Balancing these characteristics, the cutters had to weigh the benefits of producing a larger cut stone against those of optimizing its color and clarity. The cutting process took four years as a team considered various options and carefully planned its strategy with a sense of heavy responsibility. In an article about the diamond’s cutting process published in Smithsonian magazine in May 1988, P. F. Kluge quotes the head of the cutting team, “When I was in Florence, I visited Michelangelo’s David…. A diamond has more value in a rough state than a piece of marble. Marble can be a floor, a table, an ashtray – or a David. Now we have a magnificent piece of diamond, one of the largest ever found, and I have only one shot at it. Michelangelo could find another piece of marble. Michelangelo could have another shot.”
Ultimately, they opted to transform the rough into 15 finished stones. The largest of the resulting diamonds, known as the “Incomparable,” tipped the scales at 407.48 carats and was graded by the GIA as Internally Flawless, Fancy Deep Brownish Yellow. The shield-shaped step cut, with its unusually shaped facets and small table preserved much of the shape and bulk of the original rough. It was the largest internally flawless or flawless diamond ever graded by the laboratory.
The Incomparable soon became a star attraction at museums around the world. In 1997 it featured in The Nature of Diamonds at the American Museum of Natural History in New York together with famous diamonds such as the Eureka, the Krupp, and the Tiffany Yellow as well as historical treasures including the Imperial Crown of Peter the Great and Empress Eugénie of France’s diamond current-leaf corsage. Four years later, the Incomparable appeared in the exhibit Diamants at the Musée National d’Histoire Naturelle in Paris alongside the Sancy diamonds, the Star of South Africa, and jewels from the royal collections of many nations. The Incomparable was also included in an exhibition that toured The Royal Ontario Museum and the Houston Museum of Science in 2008.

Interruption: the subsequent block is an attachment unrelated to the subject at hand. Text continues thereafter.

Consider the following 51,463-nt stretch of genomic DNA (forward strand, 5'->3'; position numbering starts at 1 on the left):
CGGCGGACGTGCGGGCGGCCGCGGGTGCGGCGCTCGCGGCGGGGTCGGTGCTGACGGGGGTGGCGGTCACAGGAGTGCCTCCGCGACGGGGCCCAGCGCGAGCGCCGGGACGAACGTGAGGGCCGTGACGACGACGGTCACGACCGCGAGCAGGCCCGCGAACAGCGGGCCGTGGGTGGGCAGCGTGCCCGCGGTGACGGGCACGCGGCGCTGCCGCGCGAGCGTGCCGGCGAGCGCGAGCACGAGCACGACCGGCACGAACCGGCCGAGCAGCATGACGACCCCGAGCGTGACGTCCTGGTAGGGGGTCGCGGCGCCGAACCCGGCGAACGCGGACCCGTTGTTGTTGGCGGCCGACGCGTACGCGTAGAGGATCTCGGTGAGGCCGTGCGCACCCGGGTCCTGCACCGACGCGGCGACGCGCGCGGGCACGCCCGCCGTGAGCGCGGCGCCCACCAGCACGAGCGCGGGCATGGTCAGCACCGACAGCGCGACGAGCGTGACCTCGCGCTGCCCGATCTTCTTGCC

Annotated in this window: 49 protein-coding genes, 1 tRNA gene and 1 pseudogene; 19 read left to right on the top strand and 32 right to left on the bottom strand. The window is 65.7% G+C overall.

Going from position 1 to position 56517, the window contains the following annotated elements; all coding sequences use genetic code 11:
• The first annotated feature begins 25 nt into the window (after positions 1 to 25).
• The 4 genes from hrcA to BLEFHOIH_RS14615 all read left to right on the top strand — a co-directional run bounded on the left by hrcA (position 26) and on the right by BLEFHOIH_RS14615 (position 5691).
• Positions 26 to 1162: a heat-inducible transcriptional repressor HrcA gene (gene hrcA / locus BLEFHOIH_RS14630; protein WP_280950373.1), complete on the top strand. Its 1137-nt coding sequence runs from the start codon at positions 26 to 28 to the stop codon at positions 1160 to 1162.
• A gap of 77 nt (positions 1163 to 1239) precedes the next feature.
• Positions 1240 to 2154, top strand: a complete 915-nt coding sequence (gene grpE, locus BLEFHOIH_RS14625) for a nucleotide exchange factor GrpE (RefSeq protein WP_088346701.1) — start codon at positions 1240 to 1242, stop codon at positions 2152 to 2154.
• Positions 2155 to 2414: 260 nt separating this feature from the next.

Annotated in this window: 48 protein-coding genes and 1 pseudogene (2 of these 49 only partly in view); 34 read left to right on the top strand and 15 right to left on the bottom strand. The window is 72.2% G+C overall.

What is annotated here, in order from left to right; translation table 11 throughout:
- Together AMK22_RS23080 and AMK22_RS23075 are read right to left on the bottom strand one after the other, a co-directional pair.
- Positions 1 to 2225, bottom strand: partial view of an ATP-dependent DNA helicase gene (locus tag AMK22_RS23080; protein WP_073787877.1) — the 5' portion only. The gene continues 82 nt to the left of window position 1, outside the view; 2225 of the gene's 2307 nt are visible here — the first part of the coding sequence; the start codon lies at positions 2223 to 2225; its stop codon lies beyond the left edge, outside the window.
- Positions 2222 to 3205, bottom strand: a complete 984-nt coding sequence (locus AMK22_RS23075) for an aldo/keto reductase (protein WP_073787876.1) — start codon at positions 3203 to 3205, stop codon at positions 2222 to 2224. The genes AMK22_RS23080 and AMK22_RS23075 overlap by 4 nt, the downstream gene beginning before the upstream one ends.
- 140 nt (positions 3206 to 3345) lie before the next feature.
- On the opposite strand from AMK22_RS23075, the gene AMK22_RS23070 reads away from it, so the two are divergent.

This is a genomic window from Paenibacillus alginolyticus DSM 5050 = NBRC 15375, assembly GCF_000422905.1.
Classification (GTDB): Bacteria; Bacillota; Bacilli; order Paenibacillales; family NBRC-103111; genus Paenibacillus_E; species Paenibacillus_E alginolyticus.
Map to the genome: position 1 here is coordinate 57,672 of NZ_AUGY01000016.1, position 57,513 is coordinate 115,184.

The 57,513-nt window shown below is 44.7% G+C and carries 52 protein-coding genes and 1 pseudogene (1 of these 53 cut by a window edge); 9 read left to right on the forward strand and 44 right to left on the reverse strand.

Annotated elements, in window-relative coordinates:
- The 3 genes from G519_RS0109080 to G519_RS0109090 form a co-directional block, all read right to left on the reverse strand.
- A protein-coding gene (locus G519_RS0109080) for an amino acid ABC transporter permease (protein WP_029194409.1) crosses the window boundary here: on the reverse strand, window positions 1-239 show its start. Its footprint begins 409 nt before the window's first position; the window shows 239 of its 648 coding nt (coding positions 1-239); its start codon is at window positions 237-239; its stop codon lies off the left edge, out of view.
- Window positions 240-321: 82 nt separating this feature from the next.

In recent years, the decision was made to recut the Incomparable to improve its color and shape. The result, the Golden Canary, remains impressive in size and now boasts a brighter hue and more elegant profile. The laboratory’s appendix letter explains, “The re-cut of the Incomparable to the current 303.10-carat pear modified brilliant is to look at the diamond as new; a re-creation bringing to bear the advances in technology, computer modeling and visual evaluation available today. Everything from the orientation of the stone, to its shape and cutting style, has been considered. As a modified brilliant, the color appearance now displays active twinkling yellow spots of light against a golden background. Indeed, today there are members of the trade who use the vernacular term “golden” when referring to this overall appearance.”
At 303.10 carats, the Golden Canary remains the largest internally flawless diamond in the world. As it rightfully claims its spot in the pantheon of exceptional diamonds, Sotheby’s is honored to help write the next chapter for this incomparable, reborn gem.